1. CMV spread to the whole plants after multiplying in the roots. The results in Fig.3 need to be reconsidered from this point. Dry matter should be used to provide more accurate biomass data.

 

  1. Figure 5 shows the measurement of salicylic acid. Normally, CMV-infected plants detect an increase in salicylic acid, so the value of n.d. is incorrect. In fact, the transcriptomic data shows that the expression of shikimate pathway is elevated. This suggest that SA-synthesized enzymes are elevated in CMV-inoculated plants. The results appear inconsistent. In page 13 line 407-408, authors state “it is not likely to be significantly induced by CMV”. There have been reported that SA was detected in tomato plants infected CMV. Remeasurement is required. In addition, to avoid confusion, data of SA related genes should be added to Figure S4.

 

  1. In page 9, line 296, authors state “we measured the JA level in our plants but it was under the detection limit in all the conditions.”. To avoid confusion, data of SA related genes and JA related genes should be added to Figure S4.

 

  1. In Figure 7, authors show schematics of the mechanisms involved in the mycorrhiza-induced tolerance to CMV infection based on their transcriptomic data. Transcriptomic data alone is insufficient to determine these mechanisms. As such, more direct evidence is needed to prove these mechanisms. Page 15 , line 501-502 states “by increasing SA levels and avoiding excessive accumulation of ROS(Fig.7)”. At a minimum, ROS measurement is required.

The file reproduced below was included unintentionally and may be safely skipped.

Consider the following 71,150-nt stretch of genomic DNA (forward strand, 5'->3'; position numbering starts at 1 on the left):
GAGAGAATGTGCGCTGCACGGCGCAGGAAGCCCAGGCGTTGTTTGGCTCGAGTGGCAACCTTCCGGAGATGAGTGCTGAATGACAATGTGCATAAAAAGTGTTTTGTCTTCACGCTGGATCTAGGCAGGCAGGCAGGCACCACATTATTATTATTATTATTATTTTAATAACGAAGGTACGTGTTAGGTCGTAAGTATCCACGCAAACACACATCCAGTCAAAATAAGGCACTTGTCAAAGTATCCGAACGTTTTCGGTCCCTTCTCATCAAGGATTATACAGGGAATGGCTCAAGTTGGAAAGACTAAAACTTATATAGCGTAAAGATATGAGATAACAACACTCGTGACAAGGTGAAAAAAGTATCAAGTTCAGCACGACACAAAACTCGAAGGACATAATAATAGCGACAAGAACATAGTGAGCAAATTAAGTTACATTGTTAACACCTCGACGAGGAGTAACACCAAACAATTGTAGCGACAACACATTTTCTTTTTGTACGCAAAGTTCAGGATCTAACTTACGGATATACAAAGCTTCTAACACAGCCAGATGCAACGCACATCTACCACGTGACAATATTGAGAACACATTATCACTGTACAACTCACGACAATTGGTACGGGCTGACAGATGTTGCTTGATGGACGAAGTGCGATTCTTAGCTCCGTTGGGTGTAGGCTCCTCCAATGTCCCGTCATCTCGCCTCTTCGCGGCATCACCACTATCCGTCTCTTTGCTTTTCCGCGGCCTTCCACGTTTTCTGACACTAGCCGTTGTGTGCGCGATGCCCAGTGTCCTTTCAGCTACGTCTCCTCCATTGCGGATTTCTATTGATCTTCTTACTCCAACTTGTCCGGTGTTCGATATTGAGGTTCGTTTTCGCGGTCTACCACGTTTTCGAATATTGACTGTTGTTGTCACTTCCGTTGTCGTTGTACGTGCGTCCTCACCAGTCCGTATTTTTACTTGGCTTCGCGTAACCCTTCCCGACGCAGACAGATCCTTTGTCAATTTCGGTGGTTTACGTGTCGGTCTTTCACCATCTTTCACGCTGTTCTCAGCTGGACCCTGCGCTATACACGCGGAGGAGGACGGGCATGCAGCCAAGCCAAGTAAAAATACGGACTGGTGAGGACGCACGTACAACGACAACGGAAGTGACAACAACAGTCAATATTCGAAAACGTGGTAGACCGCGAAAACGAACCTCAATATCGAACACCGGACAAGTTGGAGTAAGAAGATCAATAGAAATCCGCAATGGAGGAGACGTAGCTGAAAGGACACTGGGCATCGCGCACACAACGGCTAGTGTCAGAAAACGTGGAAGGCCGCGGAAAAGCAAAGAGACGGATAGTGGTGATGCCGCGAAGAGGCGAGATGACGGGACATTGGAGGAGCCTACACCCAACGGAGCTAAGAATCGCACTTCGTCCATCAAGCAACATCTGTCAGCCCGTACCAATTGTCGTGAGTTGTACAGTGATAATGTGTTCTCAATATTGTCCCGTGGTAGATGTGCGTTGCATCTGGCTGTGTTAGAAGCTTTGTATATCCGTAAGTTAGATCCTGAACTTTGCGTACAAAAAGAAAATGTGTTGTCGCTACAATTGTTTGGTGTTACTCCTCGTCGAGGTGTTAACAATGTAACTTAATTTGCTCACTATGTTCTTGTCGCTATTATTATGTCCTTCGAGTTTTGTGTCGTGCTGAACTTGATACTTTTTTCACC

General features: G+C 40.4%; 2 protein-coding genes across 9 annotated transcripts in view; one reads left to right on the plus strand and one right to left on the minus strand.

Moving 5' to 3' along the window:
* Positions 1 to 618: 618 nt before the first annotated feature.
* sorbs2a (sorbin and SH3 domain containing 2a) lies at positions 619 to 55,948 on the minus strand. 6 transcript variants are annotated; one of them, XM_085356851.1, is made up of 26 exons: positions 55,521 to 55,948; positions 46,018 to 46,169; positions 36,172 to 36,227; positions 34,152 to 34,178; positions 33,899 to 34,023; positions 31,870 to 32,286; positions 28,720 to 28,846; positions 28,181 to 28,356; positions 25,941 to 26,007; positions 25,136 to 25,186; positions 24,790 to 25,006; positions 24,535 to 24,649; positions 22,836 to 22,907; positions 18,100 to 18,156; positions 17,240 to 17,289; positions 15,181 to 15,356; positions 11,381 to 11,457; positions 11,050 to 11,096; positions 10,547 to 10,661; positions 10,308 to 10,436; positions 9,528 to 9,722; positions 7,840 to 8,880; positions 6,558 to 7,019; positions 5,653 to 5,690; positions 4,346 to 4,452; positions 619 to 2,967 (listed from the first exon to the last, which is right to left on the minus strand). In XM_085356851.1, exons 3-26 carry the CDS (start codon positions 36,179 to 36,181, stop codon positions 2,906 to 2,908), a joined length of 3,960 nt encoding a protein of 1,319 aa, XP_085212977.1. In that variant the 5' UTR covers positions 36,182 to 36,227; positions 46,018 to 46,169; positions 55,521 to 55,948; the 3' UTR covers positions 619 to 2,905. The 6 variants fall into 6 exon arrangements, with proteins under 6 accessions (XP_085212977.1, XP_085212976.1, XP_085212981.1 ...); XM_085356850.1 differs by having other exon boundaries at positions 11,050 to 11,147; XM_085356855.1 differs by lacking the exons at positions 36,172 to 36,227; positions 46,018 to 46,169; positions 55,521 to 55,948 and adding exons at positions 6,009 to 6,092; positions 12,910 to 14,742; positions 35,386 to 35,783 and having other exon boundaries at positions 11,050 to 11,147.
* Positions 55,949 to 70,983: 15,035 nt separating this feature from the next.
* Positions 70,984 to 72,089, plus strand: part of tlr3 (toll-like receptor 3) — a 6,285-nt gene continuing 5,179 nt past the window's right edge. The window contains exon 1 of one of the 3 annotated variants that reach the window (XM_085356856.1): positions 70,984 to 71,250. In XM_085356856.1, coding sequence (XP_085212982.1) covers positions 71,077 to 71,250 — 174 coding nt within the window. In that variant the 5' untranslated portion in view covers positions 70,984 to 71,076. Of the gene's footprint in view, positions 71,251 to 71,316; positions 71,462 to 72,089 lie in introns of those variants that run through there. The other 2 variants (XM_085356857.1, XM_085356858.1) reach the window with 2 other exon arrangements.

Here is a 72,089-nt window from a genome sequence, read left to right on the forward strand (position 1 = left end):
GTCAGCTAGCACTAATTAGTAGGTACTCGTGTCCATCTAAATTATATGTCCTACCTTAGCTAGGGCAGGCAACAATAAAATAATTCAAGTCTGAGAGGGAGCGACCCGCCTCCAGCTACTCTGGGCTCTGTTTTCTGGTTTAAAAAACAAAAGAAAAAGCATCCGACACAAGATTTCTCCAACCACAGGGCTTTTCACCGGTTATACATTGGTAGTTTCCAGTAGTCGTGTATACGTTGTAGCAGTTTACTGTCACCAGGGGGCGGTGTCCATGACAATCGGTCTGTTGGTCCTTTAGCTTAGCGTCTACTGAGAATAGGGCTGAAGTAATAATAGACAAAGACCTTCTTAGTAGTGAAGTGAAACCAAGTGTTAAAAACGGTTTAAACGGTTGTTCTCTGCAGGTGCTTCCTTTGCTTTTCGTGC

Author Response

Miozzi, Vaira and co-workers report interesting the result of the development of CMV infection in tomato plants and the exertion of AMF priming effect that enables an enhanced tolerance to CMV infection at physiological, biochemical and molecular level. It was shown that arbuscular mycorrhizal fungi could be used as a biocontrol of CMV. In this study, the authors show the mechanisms involved in the mycorrhiza-induced tolerance to CMV infection based mainly on the transcriptomic data. However, direct evidence needs to be shown to prove these mechanisms in the control of CMV infection. Specific comments are as follows. It is necessary to rewrite the text based on the new results.

The presented work aims to expand the case studies on plant-virus-mycorrhiza interaction, extending our knowledge to a not yet investigated viral family (i.e. Bromvirideae); we performed a series of transcriptomic, physiological and hormonal analyses in order to investigate and better characterize the observed response of mycorrhizal plants to viral infection. We are aware that other studies are needed to precisely define the underlying mechanism, but this is beyond the aim of this work. We therefore rewrite accordingly parts of the text.

Overall, this manuscript seems to have limited specialized content about CMV. Despite the fact that the target of control is CMV, a detailed description of CMV is missing in the introduction, so a description is required.

We have added a paragraph dedicated to CMV description in the Introduction and we have added a reference that further describes the virus and its viral genes: MOCHIZUKI, T. and OHKI, S.T. (2012), Cucumber mosaic virus: viral genes as virulence determinants. Molecular Plant Pathology, 13: 217-225. doi:10.1111/j.1364-3703.2011.00749.x

The abstract or Page. 6 line 237-238 states “the establishment of a functional AM symbiosis delays symptoms development without interfering with CMV replication.” or “ the mycorrhizal colonization influenced and delayed symptom development, but not virus accumulation.”. In plants infected with CMV, CMV  shows cyclic symptoms.